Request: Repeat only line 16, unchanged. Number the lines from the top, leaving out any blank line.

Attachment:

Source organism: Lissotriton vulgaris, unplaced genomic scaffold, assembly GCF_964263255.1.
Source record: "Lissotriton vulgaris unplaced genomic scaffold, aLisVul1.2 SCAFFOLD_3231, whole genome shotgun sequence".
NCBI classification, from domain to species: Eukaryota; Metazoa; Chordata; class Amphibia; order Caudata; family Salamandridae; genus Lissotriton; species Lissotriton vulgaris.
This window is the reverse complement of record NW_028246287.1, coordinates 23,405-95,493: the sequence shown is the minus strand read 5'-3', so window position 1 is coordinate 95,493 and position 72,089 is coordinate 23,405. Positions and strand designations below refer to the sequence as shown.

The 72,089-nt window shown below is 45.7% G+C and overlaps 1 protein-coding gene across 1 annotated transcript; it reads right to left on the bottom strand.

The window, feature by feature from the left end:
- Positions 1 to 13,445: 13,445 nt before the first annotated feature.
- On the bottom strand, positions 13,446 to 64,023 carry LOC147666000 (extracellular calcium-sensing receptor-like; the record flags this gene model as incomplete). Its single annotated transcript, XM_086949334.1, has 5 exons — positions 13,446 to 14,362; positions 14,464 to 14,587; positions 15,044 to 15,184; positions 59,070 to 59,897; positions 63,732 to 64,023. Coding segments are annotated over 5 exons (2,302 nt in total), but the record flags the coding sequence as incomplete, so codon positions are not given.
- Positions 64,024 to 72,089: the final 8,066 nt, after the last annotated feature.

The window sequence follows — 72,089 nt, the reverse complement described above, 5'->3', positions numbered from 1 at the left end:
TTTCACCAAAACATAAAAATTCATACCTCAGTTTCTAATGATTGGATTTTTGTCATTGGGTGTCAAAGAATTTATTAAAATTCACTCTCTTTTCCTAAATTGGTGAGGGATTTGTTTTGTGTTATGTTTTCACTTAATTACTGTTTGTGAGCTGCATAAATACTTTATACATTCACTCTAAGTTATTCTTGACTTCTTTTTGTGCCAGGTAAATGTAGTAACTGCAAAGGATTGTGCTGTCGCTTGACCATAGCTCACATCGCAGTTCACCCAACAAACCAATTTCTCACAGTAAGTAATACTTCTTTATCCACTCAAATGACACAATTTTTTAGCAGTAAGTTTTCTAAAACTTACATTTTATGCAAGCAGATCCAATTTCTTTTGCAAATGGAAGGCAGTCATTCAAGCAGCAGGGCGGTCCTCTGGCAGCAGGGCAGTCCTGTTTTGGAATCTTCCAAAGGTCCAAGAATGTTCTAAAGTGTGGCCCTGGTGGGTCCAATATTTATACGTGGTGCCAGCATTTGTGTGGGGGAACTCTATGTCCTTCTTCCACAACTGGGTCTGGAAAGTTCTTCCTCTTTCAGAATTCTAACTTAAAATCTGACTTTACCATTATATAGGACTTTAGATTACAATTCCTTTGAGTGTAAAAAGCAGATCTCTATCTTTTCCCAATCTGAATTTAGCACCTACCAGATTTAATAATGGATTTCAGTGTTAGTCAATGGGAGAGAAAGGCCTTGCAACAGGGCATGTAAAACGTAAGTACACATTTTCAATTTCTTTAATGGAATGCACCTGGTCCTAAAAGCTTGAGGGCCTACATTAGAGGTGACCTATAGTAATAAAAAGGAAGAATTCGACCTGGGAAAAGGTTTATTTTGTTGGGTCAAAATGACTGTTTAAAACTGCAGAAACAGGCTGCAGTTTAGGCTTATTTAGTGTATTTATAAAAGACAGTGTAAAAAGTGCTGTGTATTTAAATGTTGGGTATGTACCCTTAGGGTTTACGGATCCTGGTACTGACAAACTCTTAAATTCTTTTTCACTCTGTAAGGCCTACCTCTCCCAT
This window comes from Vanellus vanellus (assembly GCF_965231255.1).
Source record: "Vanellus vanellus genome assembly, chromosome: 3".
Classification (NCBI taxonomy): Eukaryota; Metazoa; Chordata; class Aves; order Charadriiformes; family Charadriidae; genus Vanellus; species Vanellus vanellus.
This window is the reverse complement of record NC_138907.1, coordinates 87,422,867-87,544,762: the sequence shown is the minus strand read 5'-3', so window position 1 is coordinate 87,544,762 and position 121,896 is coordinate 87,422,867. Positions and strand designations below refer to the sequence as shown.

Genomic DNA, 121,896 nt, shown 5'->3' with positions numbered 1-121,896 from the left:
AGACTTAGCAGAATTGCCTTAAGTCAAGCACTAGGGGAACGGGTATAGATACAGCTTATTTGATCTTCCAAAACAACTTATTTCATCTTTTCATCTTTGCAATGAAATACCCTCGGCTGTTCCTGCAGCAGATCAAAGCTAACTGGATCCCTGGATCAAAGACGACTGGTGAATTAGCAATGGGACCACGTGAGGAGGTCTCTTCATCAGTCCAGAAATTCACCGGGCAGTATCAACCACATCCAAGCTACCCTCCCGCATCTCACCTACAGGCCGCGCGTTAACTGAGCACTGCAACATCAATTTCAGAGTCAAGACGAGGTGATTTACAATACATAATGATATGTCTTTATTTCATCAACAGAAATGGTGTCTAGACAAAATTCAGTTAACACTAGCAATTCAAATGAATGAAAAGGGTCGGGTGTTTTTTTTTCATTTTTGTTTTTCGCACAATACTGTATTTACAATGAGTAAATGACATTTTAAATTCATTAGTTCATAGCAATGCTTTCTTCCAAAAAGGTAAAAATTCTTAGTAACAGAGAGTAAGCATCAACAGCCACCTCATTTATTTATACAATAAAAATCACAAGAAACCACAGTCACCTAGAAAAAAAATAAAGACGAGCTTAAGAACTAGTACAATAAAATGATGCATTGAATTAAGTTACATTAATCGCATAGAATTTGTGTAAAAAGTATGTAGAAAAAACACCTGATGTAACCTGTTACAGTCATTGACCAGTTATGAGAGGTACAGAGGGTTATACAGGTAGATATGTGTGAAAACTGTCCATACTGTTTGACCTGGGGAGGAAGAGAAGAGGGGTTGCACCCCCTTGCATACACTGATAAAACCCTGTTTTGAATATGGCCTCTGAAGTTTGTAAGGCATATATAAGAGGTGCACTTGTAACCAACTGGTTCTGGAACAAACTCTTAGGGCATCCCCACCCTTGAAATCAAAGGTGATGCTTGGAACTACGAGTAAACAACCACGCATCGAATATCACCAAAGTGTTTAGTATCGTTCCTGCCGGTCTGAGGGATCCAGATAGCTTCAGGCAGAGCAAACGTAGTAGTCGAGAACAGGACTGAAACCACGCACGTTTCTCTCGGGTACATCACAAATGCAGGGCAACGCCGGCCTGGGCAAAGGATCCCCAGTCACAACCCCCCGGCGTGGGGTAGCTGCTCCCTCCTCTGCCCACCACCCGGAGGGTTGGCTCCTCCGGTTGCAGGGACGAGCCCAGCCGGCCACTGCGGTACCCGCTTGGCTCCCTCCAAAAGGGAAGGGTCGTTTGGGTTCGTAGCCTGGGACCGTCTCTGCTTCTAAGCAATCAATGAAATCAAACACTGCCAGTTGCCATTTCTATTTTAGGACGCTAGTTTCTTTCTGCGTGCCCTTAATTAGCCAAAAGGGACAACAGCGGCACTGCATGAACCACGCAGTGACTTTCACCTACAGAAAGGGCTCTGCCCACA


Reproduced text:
Genomic DNA, 121,896 nt, shown 5'->3' with positions numbered 1-121,896 from the left: